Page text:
Responding internationally

International cybercrime — attacks on mission-critical government or private

computers from across national boundaries — is an increasing threat. Can

governments respond?

Self-protection through strong secur-ity tools and practices remains

the principal defense. Ultimately, however, governments must address the

investigation of cybercrimes and the prosecution of criminals. Most countries

recognize the need to update their laws to fight crimes committed in cyberspace.

But countries today mostly are in the same boat that the Philippines was

in after the "love bug" struck in May — they have no effective legal tools

to prosecute cybercriminals. As with many issues, it often takes a crisis

to precipitate action. In June, the Philippines outlawed most computer crimes

as part of a comprehensive e-commerce statute.

To prosecute crimes across national borders, an act must be a crime

in both jurisdictions. Thus, though local legal traditions must be respected,

nations must define cybercrimes similarly. One approach to encourage such

harmony is to develop a model law that can be adapted to local conditions.

Such an effort is underway in the Council of Europe (COE).

The COE, Europe's oldest political organization, has created model laws

and treaties covering human rights, education and the environment. Its Draft

Convention on Cyber Crime was crafted by law enforcement officials from

Europe, the United States and Japan.

The convention will address a range of cybercrimes, including illegal

access, illegal interception, data interference, system interference, computer-related

forgery, computer-related fraud, and the aiding and abetting of these crimes.

It also tackles investigational matters related to jurisdiction, extradition,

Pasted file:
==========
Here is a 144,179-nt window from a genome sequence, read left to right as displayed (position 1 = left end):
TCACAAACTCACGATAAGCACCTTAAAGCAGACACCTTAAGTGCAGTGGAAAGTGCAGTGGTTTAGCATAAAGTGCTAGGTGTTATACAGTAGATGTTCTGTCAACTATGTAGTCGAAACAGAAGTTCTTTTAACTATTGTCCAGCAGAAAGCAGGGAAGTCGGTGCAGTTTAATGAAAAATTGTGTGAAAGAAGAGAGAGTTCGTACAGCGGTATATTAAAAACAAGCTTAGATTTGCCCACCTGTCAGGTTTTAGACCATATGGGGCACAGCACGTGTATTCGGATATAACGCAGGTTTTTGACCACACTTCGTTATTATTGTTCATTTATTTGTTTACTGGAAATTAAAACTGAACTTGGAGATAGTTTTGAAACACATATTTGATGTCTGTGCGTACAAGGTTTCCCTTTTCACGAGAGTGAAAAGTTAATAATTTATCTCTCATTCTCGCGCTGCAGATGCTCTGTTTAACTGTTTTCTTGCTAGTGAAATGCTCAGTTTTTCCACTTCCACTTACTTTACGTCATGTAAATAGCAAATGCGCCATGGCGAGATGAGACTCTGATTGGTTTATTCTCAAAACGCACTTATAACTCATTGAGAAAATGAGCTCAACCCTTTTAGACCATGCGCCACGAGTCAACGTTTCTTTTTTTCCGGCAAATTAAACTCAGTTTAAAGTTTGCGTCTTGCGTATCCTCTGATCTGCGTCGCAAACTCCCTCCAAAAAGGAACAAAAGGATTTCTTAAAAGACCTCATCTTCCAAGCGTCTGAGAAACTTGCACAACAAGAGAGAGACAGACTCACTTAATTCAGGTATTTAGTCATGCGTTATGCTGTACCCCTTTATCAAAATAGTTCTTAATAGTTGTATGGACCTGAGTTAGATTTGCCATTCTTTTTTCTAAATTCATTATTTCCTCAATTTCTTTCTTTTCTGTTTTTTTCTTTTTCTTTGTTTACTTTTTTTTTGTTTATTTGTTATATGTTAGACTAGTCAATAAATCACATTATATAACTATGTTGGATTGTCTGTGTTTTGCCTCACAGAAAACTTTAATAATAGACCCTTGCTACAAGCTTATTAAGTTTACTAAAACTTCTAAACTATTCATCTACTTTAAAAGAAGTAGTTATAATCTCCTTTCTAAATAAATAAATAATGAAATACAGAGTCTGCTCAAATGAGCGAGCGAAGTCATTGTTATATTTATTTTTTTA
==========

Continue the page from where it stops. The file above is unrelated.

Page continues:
the interception of communications, and the production and preservation

of data. And it sets minimum standards for penalties.

As with most cybersecurity initiatives, the COE's framework is controversial.

The computer industry argues that it had little meaningful input in the

draft convention. The COE accepts comments on its draft, then releases a

revision. The latest version is at

Industry believes requiring service providers to monitor communications

and provide assistance to investigators would be burdensome and costly.

It also objects to a provision criminalizing the use of hacking programs,

which may have been designed for legitimate security testing purposes.

The Global Internet Liberty Campaign ( has joined the opposition,

objecting to a lack of procedural safeguards and due process to protect

individuals' rights. It believes ensuing national laws might place restrictions

on privacy, anonymity and encryption.

The council wants to finish its work by the end of the year, after which

member nations and others could sign on to the convention and implement

the provisions in their own laws. In the meantime, government and industry

should engage the COE process at all levels to ensure a workable outcome.

McConnell, former chief of information policy and technology at the Office

of Management and Budget, is president of McConnell International LLC (www.


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